Tokyo Electric Power Co (TEPCO) said Monday that the water temperature in the No. 2 reactor at the stricken Fukushima Daiichi nuclear power plant has risen from 45 degrees on Jan 27 to 69.2 degrees on Monday.
One of three thermometers in the reactor has shown that the temperature has risen by 20 degrees in the last four days, NTV reported. TEPCO said it is continuing to pump more water into the troubled reactor to cool it down, but so far, the utility has not been able to pinpoint the exact cause of the rising temperature.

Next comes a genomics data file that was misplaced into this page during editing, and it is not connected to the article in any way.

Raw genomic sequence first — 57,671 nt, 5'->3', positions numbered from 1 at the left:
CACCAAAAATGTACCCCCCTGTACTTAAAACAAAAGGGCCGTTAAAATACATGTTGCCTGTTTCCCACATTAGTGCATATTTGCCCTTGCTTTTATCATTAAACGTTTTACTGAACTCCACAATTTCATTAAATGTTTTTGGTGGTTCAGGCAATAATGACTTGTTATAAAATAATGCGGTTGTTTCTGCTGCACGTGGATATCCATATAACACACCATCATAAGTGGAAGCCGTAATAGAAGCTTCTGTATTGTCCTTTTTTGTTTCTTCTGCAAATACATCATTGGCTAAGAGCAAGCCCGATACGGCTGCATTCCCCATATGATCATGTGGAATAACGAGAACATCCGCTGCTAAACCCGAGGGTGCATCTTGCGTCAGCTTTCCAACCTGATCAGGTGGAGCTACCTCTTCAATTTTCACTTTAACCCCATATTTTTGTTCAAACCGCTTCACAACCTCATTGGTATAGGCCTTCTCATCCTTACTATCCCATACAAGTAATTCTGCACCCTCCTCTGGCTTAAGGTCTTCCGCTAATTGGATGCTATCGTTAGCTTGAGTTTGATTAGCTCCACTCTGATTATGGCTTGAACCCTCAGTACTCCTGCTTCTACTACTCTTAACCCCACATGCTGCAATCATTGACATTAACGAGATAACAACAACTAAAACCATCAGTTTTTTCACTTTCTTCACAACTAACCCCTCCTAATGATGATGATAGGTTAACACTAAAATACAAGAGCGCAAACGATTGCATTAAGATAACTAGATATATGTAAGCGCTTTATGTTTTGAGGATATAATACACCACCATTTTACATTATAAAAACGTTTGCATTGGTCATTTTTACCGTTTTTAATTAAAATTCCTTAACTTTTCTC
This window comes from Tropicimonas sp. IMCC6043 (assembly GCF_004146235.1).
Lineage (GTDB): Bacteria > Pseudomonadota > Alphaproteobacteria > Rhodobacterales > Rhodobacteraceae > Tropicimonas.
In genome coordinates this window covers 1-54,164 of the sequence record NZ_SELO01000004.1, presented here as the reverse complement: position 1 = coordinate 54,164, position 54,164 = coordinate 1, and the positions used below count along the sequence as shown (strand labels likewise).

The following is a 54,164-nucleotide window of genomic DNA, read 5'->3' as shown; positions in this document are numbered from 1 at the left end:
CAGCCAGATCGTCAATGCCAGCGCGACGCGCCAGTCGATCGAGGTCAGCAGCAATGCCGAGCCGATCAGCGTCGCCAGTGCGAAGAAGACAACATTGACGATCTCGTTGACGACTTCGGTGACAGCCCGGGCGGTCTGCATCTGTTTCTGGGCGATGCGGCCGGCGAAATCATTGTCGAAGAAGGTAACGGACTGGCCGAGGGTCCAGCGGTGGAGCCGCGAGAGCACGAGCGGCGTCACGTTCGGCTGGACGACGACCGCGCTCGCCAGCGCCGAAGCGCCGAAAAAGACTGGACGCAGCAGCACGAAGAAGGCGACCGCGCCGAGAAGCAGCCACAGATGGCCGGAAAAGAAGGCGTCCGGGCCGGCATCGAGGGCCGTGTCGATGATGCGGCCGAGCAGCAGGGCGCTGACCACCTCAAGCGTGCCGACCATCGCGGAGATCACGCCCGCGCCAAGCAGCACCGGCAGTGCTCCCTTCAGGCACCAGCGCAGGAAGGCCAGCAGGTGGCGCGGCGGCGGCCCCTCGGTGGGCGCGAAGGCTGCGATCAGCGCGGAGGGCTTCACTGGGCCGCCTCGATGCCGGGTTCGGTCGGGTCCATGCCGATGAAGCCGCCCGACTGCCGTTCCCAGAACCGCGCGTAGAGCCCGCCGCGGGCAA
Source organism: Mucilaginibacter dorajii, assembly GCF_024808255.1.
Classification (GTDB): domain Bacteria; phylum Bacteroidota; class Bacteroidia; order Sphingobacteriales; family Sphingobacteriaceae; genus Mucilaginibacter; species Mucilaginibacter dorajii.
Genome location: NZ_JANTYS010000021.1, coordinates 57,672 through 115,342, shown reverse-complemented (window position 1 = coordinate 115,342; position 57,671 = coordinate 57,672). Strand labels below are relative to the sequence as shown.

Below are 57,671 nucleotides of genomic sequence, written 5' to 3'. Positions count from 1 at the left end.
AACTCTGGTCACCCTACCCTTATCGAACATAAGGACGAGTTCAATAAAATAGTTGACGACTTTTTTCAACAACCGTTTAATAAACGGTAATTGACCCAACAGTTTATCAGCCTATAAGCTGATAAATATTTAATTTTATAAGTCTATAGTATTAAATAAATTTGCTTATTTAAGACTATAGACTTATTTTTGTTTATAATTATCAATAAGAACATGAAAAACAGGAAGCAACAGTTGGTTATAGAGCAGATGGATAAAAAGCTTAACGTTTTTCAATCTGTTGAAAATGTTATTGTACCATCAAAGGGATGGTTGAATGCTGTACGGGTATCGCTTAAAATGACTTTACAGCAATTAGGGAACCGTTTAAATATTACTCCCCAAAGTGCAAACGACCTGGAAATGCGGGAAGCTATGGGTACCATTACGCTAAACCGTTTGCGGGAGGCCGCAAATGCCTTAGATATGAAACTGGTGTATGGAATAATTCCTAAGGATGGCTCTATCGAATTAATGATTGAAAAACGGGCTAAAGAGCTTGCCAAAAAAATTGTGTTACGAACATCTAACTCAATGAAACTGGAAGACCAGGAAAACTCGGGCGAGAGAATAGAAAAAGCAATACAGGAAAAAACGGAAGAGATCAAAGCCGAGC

A TEPCO official told a news conference that the replacement of a water pipe might have caused a change in the water circulation and that the temperature might be rising in areas where the water flow isn’t smooth, NTV reported. Melted fuel may also have spilled over from the containment vessel into the water, the TEPCO official said.
TEPCO said it was injecting 9.5 tons of water into the reactor, compared to the usual one ton per hour.
The latest development calls into question Prime Minister Yoshihiko Noda’s announcement last December that the Fukushima Daiichi plant had achieved a stable state of cold shutdown—which was intended to reassure the nation that significant progress had been made in the nine months since the March 11 tsunami sent three reactors into meltdowns.